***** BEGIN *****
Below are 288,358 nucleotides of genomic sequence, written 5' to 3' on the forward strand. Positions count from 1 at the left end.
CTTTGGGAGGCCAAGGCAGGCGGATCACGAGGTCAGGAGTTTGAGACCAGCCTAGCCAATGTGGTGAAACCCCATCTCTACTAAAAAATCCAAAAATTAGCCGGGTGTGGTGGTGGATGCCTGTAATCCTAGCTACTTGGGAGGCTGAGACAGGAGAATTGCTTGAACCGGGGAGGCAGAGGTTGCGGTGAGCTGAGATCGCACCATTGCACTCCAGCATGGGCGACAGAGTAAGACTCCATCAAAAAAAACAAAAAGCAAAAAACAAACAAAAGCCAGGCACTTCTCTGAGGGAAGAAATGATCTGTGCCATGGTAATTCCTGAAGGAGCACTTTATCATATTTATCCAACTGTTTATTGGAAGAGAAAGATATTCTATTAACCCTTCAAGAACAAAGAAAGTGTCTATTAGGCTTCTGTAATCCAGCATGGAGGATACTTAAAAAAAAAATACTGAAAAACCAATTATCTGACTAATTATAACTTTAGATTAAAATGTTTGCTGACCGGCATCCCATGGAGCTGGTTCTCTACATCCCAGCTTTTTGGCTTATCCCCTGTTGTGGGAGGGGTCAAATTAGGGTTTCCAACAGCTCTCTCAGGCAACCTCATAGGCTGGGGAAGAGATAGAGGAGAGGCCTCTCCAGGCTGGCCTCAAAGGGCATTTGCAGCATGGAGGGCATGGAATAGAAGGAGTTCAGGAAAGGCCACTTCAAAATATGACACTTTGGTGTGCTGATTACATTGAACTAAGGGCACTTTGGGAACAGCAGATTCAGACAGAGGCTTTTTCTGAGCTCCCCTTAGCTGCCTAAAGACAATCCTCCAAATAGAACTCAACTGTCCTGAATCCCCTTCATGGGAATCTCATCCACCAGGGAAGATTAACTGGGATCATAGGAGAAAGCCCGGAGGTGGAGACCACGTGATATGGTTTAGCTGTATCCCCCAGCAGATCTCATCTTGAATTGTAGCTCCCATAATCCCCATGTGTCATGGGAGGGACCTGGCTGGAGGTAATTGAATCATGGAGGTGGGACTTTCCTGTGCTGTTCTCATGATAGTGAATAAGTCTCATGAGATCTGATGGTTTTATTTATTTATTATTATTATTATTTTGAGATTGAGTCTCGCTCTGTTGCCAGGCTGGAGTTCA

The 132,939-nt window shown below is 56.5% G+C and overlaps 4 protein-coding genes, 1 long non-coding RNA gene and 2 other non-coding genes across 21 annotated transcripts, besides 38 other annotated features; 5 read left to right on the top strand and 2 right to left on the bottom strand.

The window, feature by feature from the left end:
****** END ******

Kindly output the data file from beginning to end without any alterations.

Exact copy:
Below are 288,358 nucleotides of genomic sequence, written 5' to 3' on the forward strand. Positions count from 1 at the left end.
CTTTGGGAGGCCAAGGCAGGCGGATCACGAGGTCAGGAGTTTGAGACCAGCCTAGCCAATGTGGTGAAACCCCATCTCTACTAAAAAATCCAAAAATTAGCCGGGTGTGGTGGTGGATGCCTGTAATCCTAGCTACTTGGGAGGCTGAGACAGGAGAATTGCTTGAACCGGGGAGGCAGAGGTTGCGGTGAGCTGAGATCGCACCATTGCACTCCAGCATGGGCGACAGAGTAAGACTCCATCAAAAAAAACAAAAAGCAAAAAACAAACAAAAGCCAGGCACTTCTCTGAGGGAAGAAATGATCTGTGCCATGGTAATTCCTGAAGGAGCACTTTATCATATTTATCCAACTGTTTATTGGAAGAGAAAGATATTCTATTAACCCTTCAAGAACAAAGAAAGTGTCTATTAGGCTTCTGTAATCCAGCATGGAGGATACTTAAAAAAAAAATACTGAAAAACCAATTATCTGACTAATTATAACTTTAGATTAAAATGTTTGCTGACCGGCATCCCATGGAGCTGGTTCTCTACATCCCAGCTTTTTGGCTTATCCCCTGTTGTGGGAGGGGTCAAATTAGGGTTTCCAACAGCTCTCTCAGGCAACCTCATAGGCTGGGGAAGAGATAGAGGAGAGGCCTCTCCAGGCTGGCCTCAAAGGGCATTTGCAGCATGGAGGGCATGGAATAGAAGGAGTTCAGGAAAGGCCACTTCAAAATATGACACTTTGGTGTGCTGATTACATTGAACTAAGGGCACTTTGGGAACAGCAGATTCAGACAGAGGCTTTTTCTGAGCTCCCCTTAGCTGCCTAAAGACAATCCTCCAAATAGAACTCAACTGTCCTGAATCCCCTTCATGGGAATCTCATCCACCAGGGAAGATTAACTGGGATCATAGGAGAAAGCCCGGAGGTGGAGACCACGTGATATGGTTTAGCTGTATCCCCCAGCAGATCTCATCTTGAATTGTAGCTCCCATAATCCCCATGTGTCATGGGAGGGACCTGGCTGGAGGTAATTGAATCATGGAGGTGGGACTTTCCTGTGCTGTTCTCATGATAGTGAATAAGTCTCATGAGATCTGATGGTTTTATTTATTTATTATTATTATTATTTTGAGATTGAGTCTCGCTCTGTTGCCAGGCTGGAGTTCA

The 132,939-nt window shown below is 56.5% G+C and overlaps 4 protein-coding genes, 1 long non-coding RNA gene and 2 other non-coding genes across 21 annotated transcripts, besides 38 other annotated features; 5 read left to right on the top strand and 2 right to left on the bottom strand.

The window, feature by feature from the left end: